Slump in U.S. Housing Starts Led by Multifamily: Economy

Home Construction
Subcontractors work on a house under construction at a Norton Commons residential subdivision in Louisville, Kentucky on Aug. 15, 2014. Photographer: Luke Sharrett/Bloomberg

Housing starts slumped in August from the highest level in almost seven years, reflecting a setback in multifamily projects that are at the forefront of the rebound in U.S. real estate.

Beginning home construction fell 14.4 percent, the most since April 2013, to a 956,000 annualized rate following July’s revised 1.12 million pace that was the strongest since November 2007, the Commerce Department said today in Washington. Work on apartments and condominiums, which tends to be volatile, dropped 31.7 percent after jumping 44.9 percent in July.

As more Americans decide that homeownership isn’t for them because wage growth is slow and qualifying for mortgages remains difficult, builders have focused on putting up more rental units, which means the industry will see bigger swings month to month. The average number of multifamily units started over the past 12 months was the most since 2006.

“There’s been a fairly compelling recovery in multifamily construction because people need apartments to live in; on the other hand, there’s been significantly less recovery in the single-family market,” said Ward McCarthy, chief financial economist at Jefferies LLC in New York. The construction figures “will continue to improve, but it’s going to continue to be an erratic improvement.”

Over the past 12 months, construction has been started on an average of 349,000 multifamily structures, the most since the same period ended July 2006.

Market Breakdown

Starts of single-family properties declined 2.4 percent to a 643,000 rate in August from the previous month. They’ve averaged 630,000 over the past 12 months. While that’s up from the depths of the economic slump, excluding the recession and subsequent recovery, the reading would be the weakest since 1982.

A slowdown in homeownership in the wake of the housing bubble that coincided with the last recession points to further gains in construction of rental properties, according to McCarthy.

Another report today showed fewer Americans than forecast filed applications for unemployment benefits last week, a sign the labor market continues to strengthen. Jobless claims decreased by 36,000 to 280,000 in the week ended Sept. 13 from 316,000 in the prior period, according to the Labor Department. The median forecast of economists surveyed by Bloomberg called for a decrease to 305,000.

Stocks rose for a third day, sending benchmark indexes to records, as investors speculated interest rates will remain low. The Standard & Poor’s 500 Index advanced 0.5 percent to 2,011.36 at the close in New York.

Construction Permits

The Commerce Department’s construction report showed permits for future projects dropped 5.6 percent to a 998,000 pace in August from a 1.06 million rate the prior month.

The median estimate in a Bloomberg survey of 78 economists called for a 1.04 million pace of housing starts. Forecasts ranged from 995,000 to 1.12 million after a previously reported 1.09 million in July.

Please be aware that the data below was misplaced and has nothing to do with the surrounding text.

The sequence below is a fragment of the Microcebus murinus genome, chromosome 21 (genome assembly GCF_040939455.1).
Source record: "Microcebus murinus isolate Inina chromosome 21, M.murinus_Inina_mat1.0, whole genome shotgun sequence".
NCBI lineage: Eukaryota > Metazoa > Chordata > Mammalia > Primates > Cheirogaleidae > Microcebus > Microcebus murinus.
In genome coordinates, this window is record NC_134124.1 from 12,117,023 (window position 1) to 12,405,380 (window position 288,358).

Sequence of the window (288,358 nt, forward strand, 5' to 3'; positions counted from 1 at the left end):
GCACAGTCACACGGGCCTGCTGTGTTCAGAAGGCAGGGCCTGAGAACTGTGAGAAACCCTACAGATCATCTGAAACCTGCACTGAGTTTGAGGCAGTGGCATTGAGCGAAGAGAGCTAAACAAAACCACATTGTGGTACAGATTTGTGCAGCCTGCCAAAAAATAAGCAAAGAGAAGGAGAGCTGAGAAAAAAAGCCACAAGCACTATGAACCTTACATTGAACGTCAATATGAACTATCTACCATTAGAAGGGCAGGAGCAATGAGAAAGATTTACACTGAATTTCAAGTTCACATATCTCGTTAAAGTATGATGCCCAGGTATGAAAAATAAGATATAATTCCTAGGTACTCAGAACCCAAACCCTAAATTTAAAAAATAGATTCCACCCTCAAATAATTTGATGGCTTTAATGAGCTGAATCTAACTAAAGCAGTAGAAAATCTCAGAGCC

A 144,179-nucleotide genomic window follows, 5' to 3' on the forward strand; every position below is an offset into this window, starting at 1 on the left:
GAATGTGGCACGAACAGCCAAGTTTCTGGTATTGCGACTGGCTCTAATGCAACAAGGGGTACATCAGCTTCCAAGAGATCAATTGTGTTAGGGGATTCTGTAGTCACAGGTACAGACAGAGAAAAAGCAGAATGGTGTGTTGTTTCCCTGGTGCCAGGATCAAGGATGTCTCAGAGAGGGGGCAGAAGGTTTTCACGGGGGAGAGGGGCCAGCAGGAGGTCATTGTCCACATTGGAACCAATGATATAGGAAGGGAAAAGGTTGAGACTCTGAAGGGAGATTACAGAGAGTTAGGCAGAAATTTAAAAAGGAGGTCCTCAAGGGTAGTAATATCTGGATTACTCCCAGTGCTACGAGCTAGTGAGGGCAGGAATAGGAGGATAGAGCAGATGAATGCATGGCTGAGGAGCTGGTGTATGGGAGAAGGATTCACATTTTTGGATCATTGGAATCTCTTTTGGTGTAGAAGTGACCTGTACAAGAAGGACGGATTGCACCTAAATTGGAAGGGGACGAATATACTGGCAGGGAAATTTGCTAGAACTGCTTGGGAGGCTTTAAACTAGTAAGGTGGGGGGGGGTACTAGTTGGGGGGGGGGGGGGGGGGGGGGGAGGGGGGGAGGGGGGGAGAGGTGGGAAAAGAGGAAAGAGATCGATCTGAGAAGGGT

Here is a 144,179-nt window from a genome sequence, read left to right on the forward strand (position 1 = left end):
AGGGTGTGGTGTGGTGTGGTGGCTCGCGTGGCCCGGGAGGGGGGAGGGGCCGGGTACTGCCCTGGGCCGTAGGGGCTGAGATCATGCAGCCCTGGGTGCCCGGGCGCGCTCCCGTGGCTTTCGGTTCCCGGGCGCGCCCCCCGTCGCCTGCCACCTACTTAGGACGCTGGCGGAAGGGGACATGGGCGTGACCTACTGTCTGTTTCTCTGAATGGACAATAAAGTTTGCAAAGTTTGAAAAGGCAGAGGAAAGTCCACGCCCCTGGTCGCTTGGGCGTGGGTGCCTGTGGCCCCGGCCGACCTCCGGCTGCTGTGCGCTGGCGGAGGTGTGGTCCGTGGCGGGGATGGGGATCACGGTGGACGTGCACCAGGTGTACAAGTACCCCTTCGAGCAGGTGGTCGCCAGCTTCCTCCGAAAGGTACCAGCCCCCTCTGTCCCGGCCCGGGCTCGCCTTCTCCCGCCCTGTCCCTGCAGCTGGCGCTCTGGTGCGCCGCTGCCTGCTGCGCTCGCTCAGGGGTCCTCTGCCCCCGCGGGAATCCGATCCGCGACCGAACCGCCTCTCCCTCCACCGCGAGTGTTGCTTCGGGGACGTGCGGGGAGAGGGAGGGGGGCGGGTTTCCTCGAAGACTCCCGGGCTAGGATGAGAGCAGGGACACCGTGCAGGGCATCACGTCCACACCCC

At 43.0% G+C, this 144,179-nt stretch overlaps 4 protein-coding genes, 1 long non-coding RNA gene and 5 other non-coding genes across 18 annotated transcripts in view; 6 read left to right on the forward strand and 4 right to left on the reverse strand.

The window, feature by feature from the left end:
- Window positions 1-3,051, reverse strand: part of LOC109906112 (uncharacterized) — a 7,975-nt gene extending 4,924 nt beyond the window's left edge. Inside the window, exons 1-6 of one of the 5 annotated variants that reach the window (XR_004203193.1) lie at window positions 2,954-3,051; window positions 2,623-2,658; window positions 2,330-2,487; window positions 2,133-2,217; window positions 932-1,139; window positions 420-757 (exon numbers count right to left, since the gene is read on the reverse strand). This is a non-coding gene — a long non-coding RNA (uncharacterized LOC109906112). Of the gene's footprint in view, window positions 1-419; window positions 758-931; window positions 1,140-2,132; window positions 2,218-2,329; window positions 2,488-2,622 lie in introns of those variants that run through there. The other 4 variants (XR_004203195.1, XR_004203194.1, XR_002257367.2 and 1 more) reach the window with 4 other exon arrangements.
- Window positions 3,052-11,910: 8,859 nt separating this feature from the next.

All four regions showed a decrease in groundbreaking last month, led by a 24.7 percent drop in the West that was the biggest since November 2012.

Today’s figures were at odds with a report yesterday showing builder confidence rose in September to the highest level since 2005. The National Association of Home Builders/Wells Fargo said its sentiment measure climbed to 59 from 55 in August. Readings above 50 mean more respondents said conditions were good.

Builder Confidence

The housing rebound is good news for companies including PulteGroup Inc., a Bloomfield, Michigan-based homebuilder and seller.

“We’ve been actually pretty pleased with the overall progress of the U.S. housing recovery,” James Zeumer, vice president for investor relations, said in a Sept. 10 presentation. “We’re still in sort of the early-to-middle innings of what will be a protracted and methodical type of recovery.”

Weather dealt a setback to builders at the beginning of the year as snow blanketed construction sites in parts of the country and cold kept some would-be buyers at home. Homebuilding bounced back in the second quarter, climbing at a 7.5 percent annualized rate after a 5.3 percent slump in the first three months of the year, data from the Commerce Department showed July 30.

Cheap borrowing costs are helping some Americans take the plunge into homeownership. The average 30-year, fixed-rate mortgage was 4.12 percent in the week ended Sept. 11, down from 4.53 percent at the start of January, according to data from Freddie Mac in McLean, Virginia.

Labor Market

An improving job market is also helping Americans to afford a home. The economy has added an average of 215,000 jobs per month through August, according to Labor Department figures, more than the 194,000 average last year. The unemployment rate has fallen to 6.1 percent from 6.6 percent at the start of the year.

Another report today showed Americans are less upbeat about the economy because wage gains remain a missing element in the expansion. A measure tracking the economic outlook dropped to 41.5 this month, the weakest since October, from 45 in August, data from the Bloomberg Consumer Comfort Index showed today. The reading was the second-lowest since January 2012.

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